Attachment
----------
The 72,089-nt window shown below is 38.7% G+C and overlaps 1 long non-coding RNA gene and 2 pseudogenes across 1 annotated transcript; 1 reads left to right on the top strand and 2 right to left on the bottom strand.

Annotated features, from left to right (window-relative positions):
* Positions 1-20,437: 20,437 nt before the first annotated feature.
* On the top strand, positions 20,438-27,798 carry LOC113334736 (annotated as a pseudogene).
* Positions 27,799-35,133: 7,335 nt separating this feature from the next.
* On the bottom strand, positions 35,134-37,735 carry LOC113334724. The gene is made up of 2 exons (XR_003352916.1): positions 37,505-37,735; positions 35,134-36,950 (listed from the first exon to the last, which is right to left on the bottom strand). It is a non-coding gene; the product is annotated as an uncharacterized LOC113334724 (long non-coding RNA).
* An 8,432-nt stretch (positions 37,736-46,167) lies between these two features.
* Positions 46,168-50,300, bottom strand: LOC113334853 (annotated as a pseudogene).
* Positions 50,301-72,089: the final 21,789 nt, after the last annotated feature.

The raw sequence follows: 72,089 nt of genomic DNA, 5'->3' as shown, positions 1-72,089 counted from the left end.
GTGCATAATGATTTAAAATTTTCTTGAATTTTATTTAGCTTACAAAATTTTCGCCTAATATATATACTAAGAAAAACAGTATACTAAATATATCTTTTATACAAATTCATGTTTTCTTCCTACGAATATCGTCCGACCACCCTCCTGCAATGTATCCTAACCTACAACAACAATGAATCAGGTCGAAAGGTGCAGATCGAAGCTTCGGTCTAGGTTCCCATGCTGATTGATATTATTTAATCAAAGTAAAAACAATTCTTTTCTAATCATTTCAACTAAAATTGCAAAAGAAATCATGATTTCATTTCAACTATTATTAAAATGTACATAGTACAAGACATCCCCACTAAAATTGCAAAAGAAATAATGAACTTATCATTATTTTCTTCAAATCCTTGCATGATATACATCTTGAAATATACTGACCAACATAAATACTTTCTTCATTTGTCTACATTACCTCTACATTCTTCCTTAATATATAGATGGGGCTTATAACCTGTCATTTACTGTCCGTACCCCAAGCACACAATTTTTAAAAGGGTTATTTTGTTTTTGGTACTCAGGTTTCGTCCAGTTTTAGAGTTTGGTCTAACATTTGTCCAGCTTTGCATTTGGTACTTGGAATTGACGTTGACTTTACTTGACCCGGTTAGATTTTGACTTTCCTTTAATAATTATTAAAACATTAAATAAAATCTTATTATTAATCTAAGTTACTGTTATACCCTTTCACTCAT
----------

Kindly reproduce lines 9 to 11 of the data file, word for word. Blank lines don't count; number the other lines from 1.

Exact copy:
* Positions 50,301-72,089: the final 21,789 nt, after the last annotated feature.

The raw sequence follows: 72,089 nt of genomic DNA, 5'->3' as shown, positions 1-72,089 counted from the left end.
GTGCATAATGATTTAAAATTTTCTTGAATTTTATTTAGCTTACAAAATTTTCGCCTAATATATATACTAAGAAAAACAGTATACTAAATATATCTTTTATACAAATTCATGTTTTCTTCCTACGAATATCGTCCGACCACCCTCCTGCAATGTATCCTAACCTACAACAACAATGAATCAGGTCGAAAGGTGCAGATCGAAGCTTCGGTCTAGGTTCCCATGCTGATTGATATTATTTAATCAAAGTAAAAACAATTCTTTTCTAATCATTTCAACTAAAATTGCAAAAGAAATCATGATTTCATTTCAACTATTATTAAAATGTACATAGTACAAGACATCCCCACTAAAATTGCAAAAGAAATAATGAACTTATCATTATTTTCTTCAAATCCTTGCATGATATACATCTTGAAATATACTGACCAACATAAATACTTTCTTCATTTGTCTACATTACCTCTACATTCTTCCTTAATATATAGATGGGGCTTATAACCTGTCATTTACTGTCCGTACCCCAAGCACACAATTTTTAAAAGGGTTATTTTGTTTTTGGTACTCAGGTTTCGTCCAGTTTTAGAGTTTGGTCTAACATTTGTCCAGCTTTGCATTTGGTACTTGGAATTGACGTTGACTTTACTTGACCCGGTTAGATTTTGACTTTCCTTTAATAATTATTAAAACATTAAATAAAATCTTATTATTAATCTAAGTTACTGTTATACCCTTTCACTCAT